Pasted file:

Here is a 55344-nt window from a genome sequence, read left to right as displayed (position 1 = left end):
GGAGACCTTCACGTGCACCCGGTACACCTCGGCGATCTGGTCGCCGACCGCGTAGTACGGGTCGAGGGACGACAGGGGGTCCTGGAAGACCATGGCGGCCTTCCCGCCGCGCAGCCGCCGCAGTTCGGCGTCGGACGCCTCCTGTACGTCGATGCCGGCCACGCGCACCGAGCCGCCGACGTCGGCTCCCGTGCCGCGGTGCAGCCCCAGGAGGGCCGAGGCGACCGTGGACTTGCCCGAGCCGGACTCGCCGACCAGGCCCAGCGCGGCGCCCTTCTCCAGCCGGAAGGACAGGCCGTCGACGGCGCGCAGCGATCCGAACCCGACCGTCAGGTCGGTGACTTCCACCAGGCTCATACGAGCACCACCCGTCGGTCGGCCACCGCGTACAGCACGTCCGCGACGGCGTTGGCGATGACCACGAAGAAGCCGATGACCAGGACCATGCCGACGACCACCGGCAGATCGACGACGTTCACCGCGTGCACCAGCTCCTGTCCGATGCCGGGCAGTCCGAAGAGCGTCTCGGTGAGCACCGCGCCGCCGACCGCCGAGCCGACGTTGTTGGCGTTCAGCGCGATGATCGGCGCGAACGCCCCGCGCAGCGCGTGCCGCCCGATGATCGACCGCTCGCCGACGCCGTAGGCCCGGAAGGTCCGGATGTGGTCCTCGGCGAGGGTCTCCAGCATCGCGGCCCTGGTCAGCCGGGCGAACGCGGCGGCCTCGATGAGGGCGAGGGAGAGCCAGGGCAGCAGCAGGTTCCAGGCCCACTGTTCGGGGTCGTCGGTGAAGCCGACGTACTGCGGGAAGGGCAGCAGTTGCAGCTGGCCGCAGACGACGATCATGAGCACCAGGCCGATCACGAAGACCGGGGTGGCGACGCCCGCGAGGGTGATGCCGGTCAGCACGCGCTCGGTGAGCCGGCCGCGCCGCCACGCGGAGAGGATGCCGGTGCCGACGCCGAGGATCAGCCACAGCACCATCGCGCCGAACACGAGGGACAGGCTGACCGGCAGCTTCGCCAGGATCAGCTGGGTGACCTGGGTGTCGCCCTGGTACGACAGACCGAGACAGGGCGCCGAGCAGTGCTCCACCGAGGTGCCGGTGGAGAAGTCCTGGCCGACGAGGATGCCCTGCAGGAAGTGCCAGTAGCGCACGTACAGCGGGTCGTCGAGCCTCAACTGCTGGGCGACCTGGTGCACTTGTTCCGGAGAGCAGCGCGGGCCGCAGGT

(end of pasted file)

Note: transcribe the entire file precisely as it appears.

Here is a 55344-nt window from a genome sequence, read left to right as displayed (position 1 = left end):
GGAGACCTTCACGTGCACCCGGTACACCTCGGCGATCTGGTCGCCGACCGCGTAGTACGGGTCGAGGGACGACAGGGGGTCCTGGAAGACCATGGCGGCCTTCCCGCCGCGCAGCCGCCGCAGTTCGGCGTCGGACGCCTCCTGTACGTCGATGCCGGCCACGCGCACCGAGCCGCCGACGTCGGCTCCCGTGCCGCGGTGCAGCCCCAGGAGGGCCGAGGCGACCGTGGACTTGCCCGAGCCGGACTCGCCGACCAGGCCCAGCGCGGCGCCCTTCTCCAGCCGGAAGGACAGGCCGTCGACGGCGCGCAGCGATCCGAACCCGACCGTCAGGTCGGTGACTTCCACCAGGCTCATACGAGCACCACCCGTCGGTCGGCCACCGCGTACAGCACGTCCGCGACGGCGTTGGCGATGACCACGAAGAAGCCGATGACCAGGACCATGCCGACGACCACCGGCAGATCGACGACGTTCACCGCGTGCACCAGCTCCTGTCCGATGCCGGGCAGTCCGAAGAGCGTCTCGGTGAGCACCGCGCCGCCGACCGCCGAGCCGACGTTGTTGGCGTTCAGCGCGATGATCGGCGCGAACGCCCCGCGCAGCGCGTGCCGCCCGATGATCGACCGCTCGCCGACGCCGTAGGCCCGGAAGGTCCGGATGTGGTCCTCGGCGAGGGTCTCCAGCATCGCGGCCCTGGTCAGCCGGGCGAACGCGGCGGCCTCGATGAGGGCGAGGGAGAGCCAGGGCAGCAGCAGGTTCCAGGCCCACTGTTCGGGGTCGTCGGTGAAGCCGACGTACTGCGGGAAGGGCAGCAGTTGCAGCTGGCCGCAGACGACGATCATGAGCACCAGGCCGATCACGAAGACCGGGGTGGCGACGCCCGCGAGGGTGATGCCGGTCAGCACGCGCTCGGTGAGCCGGCCGCGCCGCCACGCGGAGAGGATGCCGGTGCCGACGCCGAGGATCAGCCACAGCACCATCGCGCCGAACACGAGGGACAGGCTGACCGGCAGCTTCGCCAGGATCAGCTGGGTGACCTGGGTGTCGCCCTGGTACGACAGACCGAGACAGGGCGCCGAGCAGTGCTCCACCGAGGTGCCGGTGGAGAAGTCCTGGCCGACGAGGATGCCCTGCAGGAAGTGCCAGTAGCGCACGTACAGCGGGTCGTCGAGCCTCAACTGCTGGGCGACCTGGTGCACTTGTTCCGGAGAGCAGCGCGGGCCGCAGGT